Quote of the week: “A smooth sea never made a skilled sailor” English proverb. Sometimes you need to be pushed and go through some hard times in order to become better.  When you are on the mat, don’t be afraid to step outside your comfort zone.

Article of the week: The All Time Best 5 Submissions In MMA /UFC

Want a better Guillotine Choke? Check out this seminar by our friend Roy Marsh!

GD 4 disc bjj






Catch us next week for another episode of The BjjBrick Podcast

Episode 23 Interview With Coach and BJJ Black Belt John Connors

john connors mma

The BjjBrick Podcast is in iTunesand Stitcher radio

This week on the podcast we bring you an interview with coach John Connors. John is the author of the e Book Quick Start Guide to Complete Jiu Jitsu Competition Readiness”. This is a great guide for someone who is an experienced grappler or just starting out.

At the age of 35 John found himself in the business world and lacking the fun and excitement of a sport. John started BJJ with Roberto Maia, and the fun and excitement was put back into his fitness. John eventually got his black belt in 2006 from Roberto Maia. John is now 51 years old and is very active on the mat and he also has a passion for coaching.john connors bjj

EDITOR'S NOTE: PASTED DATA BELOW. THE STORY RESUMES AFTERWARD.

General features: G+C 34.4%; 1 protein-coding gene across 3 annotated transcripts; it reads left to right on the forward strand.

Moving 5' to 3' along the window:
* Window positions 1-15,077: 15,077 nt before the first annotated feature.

John Connors talks with us about:
Meeting goals off the mat
Coaching BJJ and MMA
Grappling for older people and not getting hurt
Making a game plan for competition
Developing key moves
Positional sparing
Limiting your training to get better faster
Making the most of your training time
Coaching during a match
Setting different goals for your competition
Sparing like it is an actual match with a referee and a coach
Dealing with an adrenaline rush
Getting better at winning scrambles
The advantages to getting a fast start to a match
Advice for the non competitor
Setting new challenges outside of your comfort zone
How competition can help you get better at BJJ
Advice for someone’s first day at BJJ


Quote of the week: “Do not let what you cannot do interfere with what you can do.” John Wooden

Article of the week: 3 Steps for Returning to BJJ After Injury – Breakingmuscle.com

Get John’s Ebook for competition for free here
Rickson Gracie Documentary Choke
Why Zebras Don’t Get Ulcers (this is a link to the entire book as a pdf!!)
Email John Connors at John@dedhamjj.com
John’s Facebook page